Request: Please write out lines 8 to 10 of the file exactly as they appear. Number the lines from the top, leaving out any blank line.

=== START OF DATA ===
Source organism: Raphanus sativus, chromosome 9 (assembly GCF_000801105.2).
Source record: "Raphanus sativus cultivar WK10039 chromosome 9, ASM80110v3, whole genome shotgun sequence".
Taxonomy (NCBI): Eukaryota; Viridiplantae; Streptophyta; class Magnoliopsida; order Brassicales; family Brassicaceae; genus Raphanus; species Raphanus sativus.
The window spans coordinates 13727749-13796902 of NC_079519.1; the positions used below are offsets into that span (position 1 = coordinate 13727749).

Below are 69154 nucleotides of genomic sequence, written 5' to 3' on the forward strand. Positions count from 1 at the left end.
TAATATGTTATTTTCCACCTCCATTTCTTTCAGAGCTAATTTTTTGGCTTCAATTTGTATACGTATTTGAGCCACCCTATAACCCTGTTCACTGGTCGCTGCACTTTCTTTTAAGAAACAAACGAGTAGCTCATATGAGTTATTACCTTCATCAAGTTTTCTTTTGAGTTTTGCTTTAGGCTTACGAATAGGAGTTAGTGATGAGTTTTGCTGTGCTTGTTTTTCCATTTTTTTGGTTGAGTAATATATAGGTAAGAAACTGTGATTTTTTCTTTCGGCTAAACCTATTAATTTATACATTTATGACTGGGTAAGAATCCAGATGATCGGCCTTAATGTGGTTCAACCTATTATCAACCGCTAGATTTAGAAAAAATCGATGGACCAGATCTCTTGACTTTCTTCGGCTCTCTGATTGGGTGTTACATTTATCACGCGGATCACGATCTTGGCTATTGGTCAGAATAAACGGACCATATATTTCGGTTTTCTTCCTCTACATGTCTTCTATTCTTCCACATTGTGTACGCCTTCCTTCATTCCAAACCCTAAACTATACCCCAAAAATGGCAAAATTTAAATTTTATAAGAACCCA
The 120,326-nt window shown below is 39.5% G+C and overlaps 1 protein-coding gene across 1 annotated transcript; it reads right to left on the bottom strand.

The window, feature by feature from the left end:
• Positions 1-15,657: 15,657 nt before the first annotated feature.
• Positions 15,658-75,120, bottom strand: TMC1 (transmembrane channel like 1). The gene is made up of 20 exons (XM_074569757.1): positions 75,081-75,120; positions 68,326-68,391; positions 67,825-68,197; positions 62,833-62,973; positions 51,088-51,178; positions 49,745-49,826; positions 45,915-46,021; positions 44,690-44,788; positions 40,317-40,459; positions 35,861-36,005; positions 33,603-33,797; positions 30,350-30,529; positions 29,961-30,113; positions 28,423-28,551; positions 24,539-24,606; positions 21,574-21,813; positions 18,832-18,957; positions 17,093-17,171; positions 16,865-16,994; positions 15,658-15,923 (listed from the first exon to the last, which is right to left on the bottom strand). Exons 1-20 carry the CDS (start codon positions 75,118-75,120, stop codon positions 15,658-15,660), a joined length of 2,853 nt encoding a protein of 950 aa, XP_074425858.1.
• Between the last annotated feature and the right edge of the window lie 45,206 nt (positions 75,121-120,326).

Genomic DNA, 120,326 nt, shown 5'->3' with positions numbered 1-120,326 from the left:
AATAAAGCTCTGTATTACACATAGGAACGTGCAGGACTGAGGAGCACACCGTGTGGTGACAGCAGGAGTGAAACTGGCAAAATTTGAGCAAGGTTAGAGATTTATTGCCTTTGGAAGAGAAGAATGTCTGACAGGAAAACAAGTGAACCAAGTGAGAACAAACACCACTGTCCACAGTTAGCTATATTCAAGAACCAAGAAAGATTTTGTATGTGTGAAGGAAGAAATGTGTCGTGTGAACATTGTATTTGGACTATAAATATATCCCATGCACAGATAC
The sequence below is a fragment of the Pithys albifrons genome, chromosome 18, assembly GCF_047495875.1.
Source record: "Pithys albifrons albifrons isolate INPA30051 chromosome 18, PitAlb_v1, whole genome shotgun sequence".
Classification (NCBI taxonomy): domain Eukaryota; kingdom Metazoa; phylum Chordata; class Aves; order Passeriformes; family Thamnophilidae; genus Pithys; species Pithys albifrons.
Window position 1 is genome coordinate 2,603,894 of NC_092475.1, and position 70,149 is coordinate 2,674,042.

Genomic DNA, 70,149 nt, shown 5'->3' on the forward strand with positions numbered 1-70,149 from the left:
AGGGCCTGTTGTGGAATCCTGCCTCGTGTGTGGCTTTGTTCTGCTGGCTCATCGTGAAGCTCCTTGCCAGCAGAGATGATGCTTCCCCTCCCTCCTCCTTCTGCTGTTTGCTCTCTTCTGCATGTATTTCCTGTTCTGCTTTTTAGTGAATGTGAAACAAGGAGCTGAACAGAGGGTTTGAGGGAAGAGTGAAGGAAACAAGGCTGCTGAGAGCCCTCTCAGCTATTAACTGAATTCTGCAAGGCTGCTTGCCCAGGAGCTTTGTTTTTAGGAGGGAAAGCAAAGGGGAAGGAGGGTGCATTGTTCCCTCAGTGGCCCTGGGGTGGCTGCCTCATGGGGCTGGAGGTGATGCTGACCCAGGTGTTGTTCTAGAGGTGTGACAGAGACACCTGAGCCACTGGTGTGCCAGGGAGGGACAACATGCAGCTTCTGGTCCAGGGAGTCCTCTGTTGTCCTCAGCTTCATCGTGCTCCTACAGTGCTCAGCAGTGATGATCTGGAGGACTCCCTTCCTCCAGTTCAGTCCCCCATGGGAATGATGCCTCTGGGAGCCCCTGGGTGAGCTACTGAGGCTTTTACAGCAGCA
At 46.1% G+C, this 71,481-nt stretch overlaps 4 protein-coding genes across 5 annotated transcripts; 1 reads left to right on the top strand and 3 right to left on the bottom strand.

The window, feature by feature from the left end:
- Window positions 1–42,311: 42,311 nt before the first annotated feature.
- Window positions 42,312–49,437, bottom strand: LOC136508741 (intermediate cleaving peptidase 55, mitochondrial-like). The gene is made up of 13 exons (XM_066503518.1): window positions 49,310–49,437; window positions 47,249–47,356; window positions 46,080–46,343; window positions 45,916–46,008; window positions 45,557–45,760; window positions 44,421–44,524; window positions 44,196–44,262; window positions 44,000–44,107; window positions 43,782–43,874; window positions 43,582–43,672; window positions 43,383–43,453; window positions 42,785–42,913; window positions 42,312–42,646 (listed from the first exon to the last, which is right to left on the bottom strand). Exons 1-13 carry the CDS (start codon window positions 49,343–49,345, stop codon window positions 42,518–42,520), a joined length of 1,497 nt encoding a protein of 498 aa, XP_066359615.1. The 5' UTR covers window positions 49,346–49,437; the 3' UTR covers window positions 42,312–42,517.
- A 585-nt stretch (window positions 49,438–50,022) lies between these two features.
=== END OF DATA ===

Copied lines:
The window, feature by feature from the left end:
• Positions 1-15,657: 15,657 nt before the first annotated feature.
• Positions 15,658-75,120, bottom strand: TMC1 (transmembrane channel like 1). The gene is made up of 20 exons (XM_074569757.1): positions 75,081-75,120; positions 68,326-68,391; positions 67,825-68,197; positions 62,833-62,973; positions 51,088-51,178; positions 49,745-49,826; positions 45,915-46,021; positions 44,690-44,788; positions 40,317-40,459; positions 35,861-36,005; positions 33,603-33,797; positions 30,350-30,529; positions 29,961-30,113; positions 28,423-28,551; positions 24,539-24,606; positions 21,574-21,813; positions 18,832-18,957; positions 17,093-17,171; positions 16,865-16,994; positions 15,658-15,923 (listed from the first exon to the last, which is right to left on the bottom strand). Exons 1-20 carry the CDS (start codon positions 75,118-75,120, stop codon positions 15,658-15,660), a joined length of 2,853 nt encoding a protein of 950 aa, XP_074425858.1.